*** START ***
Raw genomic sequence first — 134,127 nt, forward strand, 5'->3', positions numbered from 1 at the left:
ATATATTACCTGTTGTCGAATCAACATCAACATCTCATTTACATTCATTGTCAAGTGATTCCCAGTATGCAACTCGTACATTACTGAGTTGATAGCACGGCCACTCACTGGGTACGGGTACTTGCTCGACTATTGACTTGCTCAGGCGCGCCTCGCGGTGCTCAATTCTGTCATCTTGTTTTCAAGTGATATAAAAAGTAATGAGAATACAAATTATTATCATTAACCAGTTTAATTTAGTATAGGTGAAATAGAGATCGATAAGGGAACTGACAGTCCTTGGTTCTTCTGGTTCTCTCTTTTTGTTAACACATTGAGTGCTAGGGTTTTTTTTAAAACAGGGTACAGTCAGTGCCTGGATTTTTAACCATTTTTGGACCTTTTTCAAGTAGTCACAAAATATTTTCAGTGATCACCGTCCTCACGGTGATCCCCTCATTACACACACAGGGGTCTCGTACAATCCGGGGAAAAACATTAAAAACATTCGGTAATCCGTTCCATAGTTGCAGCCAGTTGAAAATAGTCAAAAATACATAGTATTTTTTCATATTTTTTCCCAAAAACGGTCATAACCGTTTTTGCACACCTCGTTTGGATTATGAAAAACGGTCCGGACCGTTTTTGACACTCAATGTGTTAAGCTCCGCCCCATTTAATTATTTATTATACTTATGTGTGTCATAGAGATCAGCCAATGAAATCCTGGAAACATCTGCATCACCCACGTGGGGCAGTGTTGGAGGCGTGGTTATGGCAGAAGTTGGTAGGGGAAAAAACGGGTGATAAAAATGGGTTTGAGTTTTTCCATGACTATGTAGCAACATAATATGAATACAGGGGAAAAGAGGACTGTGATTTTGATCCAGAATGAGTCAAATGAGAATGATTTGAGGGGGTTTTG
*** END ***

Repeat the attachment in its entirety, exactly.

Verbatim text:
Raw genomic sequence first — 134,127 nt, forward strand, 5'->3', positions numbered from 1 at the left:
ATATATTACCTGTTGTCGAATCAACATCAACATCTCATTTACATTCATTGTCAAGTGATTCCCAGTATGCAACTCGTACATTACTGAGTTGATAGCACGGCCACTCACTGGGTACGGGTACTTGCTCGACTATTGACTTGCTCAGGCGCGCCTCGCGGTGCTCAATTCTGTCATCTTGTTTTCAAGTGATATAAAAAGTAATGAGAATACAAATTATTATCATTAACCAGTTTAATTTAGTATAGGTGAAATAGAGATCGATAAGGGAACTGACAGTCCTTGGTTCTTCTGGTTCTCTCTTTTTGTTAACACATTGAGTGCTAGGGTTTTTTTTAAAACAGGGTACAGTCAGTGCCTGGATTTTTAACCATTTTTGGACCTTTTTCAAGTAGTCACAAAATATTTTCAGTGATCACCGTCCTCACGGTGATCCCCTCATTACACACACAGGGGTCTCGTACAATCCGGGGAAAAACATTAAAAACATTCGGTAATCCGTTCCATAGTTGCAGCCAGTTGAAAATAGTCAAAAATACATAGTATTTTTTCATATTTTTTCCCAAAAACGGTCATAACCGTTTTTGCACACCTCGTTTGGATTATGAAAAACGGTCCGGACCGTTTTTGACACTCAATGTGTTAAGCTCCGCCCCATTTAATTATTTATTATACTTATGTGTGTCATAGAGATCAGCCAATGAAATCCTGGAAACATCTGCATCACCCACGTGGGGCAGTGTTGGAGGCGTGGTTATGGCAGAAGTTGGTAGGGGAAAAAACGGGTGATAAAAATGGGTTTGAGTTTTTCCATGACTATGTAGCAACATAATATGAATACAGGGGAAAAGAGGACTGTGATTTTGATCCAGAATGAGTCAAATGAGAATGATTTGAGGGGGTTTTG